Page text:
This Saturday, Georgetown’s Department of Performing Arts will put on Visible Impact, a production that seeks to engage with deaf and disabled communities as part of Georgetown’s DiversABILITY Forum, a weekend-long initiative to promote discussion about students’ understandings of diversity through various performing arts and discussions with artists, educators, policymakers and advocates.
Visible Impact is the highlight of the forum and a collaborative effort among students and faculty from both Georgetown and Gallaudet University, as well as the Open Circle Theatre, the city’s first professional theater group that focuses on integrating disabled performers.
The idea for the project originated from a discussion initiated by Professor Susan Lynskey, who taught a class last semester called “Deaf, Performance and Culture,” and by Richard Curry, S.J., who has been working with persons with disabilities for over 35 years.
Auditions for the play were held during the first week of school, and the first few weeks of rehearsal consisted of discussions among the cast members and faculty involved about disability.
The play is a combination of more traditional pieces as well as more personal monologues that were results of discussions by the cast members.
“It was oddly academic at times. I’ve been involved in theater my whole time at Georgetown, and we were never given readings,” Andy Stoffel (SFS ‘12), the play’s assistant director and stage manager, said.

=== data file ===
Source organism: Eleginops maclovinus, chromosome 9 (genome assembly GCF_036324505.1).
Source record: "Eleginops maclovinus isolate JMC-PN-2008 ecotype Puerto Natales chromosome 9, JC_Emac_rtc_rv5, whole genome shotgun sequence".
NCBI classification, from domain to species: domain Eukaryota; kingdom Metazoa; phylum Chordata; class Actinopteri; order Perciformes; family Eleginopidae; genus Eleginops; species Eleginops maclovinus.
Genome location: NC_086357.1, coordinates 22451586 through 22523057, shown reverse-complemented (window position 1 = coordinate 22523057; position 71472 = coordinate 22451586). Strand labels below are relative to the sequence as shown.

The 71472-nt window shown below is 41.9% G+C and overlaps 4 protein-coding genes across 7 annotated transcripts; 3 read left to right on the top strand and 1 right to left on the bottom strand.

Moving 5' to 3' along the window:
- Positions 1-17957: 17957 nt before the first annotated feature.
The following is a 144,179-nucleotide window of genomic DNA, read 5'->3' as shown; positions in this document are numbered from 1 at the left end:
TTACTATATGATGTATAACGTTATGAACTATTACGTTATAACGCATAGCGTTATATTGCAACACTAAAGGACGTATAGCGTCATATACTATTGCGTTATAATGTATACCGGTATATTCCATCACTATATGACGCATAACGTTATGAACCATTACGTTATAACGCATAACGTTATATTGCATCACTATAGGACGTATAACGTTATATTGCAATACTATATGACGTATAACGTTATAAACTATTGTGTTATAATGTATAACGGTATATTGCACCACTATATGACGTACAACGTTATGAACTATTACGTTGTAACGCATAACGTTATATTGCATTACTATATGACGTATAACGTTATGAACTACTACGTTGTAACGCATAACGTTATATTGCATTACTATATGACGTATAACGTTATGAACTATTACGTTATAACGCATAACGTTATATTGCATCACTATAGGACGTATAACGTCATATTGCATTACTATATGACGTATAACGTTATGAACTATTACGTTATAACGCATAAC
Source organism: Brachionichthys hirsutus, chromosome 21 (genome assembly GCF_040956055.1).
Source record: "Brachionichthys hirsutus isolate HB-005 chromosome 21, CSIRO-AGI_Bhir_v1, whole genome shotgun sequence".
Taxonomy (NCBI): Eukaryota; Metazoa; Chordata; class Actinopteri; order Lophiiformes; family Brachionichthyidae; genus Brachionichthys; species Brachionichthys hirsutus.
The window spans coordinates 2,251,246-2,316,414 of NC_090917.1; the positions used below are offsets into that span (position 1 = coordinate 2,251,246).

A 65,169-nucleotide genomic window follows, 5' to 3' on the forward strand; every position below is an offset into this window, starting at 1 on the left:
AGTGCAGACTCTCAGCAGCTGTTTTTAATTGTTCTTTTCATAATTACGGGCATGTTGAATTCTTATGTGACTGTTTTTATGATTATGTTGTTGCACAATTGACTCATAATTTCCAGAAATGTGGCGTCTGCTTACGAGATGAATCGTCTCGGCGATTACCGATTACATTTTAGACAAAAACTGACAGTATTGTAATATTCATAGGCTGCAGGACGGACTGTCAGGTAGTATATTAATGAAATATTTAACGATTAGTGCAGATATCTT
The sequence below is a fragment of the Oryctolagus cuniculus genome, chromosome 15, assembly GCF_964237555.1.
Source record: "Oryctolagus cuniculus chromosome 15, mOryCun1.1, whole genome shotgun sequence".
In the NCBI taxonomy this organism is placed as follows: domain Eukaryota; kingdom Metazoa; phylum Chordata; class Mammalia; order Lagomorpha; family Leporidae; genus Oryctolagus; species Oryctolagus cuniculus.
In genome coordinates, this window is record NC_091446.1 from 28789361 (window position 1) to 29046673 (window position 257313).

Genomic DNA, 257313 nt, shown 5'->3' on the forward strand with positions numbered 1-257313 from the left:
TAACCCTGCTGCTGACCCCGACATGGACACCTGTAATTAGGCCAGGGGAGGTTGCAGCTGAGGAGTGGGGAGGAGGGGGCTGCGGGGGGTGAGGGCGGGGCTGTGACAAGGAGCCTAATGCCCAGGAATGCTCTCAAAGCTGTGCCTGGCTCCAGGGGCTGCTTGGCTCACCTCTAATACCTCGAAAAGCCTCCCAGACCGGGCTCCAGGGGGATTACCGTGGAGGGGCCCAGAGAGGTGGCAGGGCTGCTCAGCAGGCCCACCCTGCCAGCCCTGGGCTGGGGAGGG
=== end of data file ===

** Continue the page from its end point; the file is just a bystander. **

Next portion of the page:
But the use of the term “disabled” has provoked some controversy. Some members of the deaf community feel it misrepresents their identity by carrying overly negative connotations, resenting the suggestion that deafness makes them different.
“The word ‘disabled’ itself already has so much meaning,” Heather Artinian (COL ’15), who said she is the only deaf student at Georgetown, wrote in an email. “If you say ‘disabled’ you usually mean that the person is unable to function in society like normal people. I am normal. Deaf people are normal. We just have a different language, different culture, and a different way of viewing life.”
“There are a lot of differences between the deaf and disabled communities,” said Chase Meacham (COL ’14), one of the play’s actors, said. “It’s tough to put those [two communities] side-by-side, so we did the best we could.” Meachem was diagnosed with the bone cancer osteosarcoma when he was 14.
“What we see in our cast is deaf individuals working very hard for their culture, and cast members with disabilities working hard for their culture, and the deaf individuals do not always want to be associated with disability group just because they have gone so far to say that ‘We are not any way impaired, we just have a different language,’” Meacham said.
But Stoffel said the forum and play are meant to engage the audience in various perspectives, and prompt discussion.
“Our show is less about deafness and disability and more about engaging differences in a way that continues to expand the definition of ‘we’ by bringing everyone together to discuss this issue we achieved a level of universality,” Stoffel said. “It’s really beautiful.”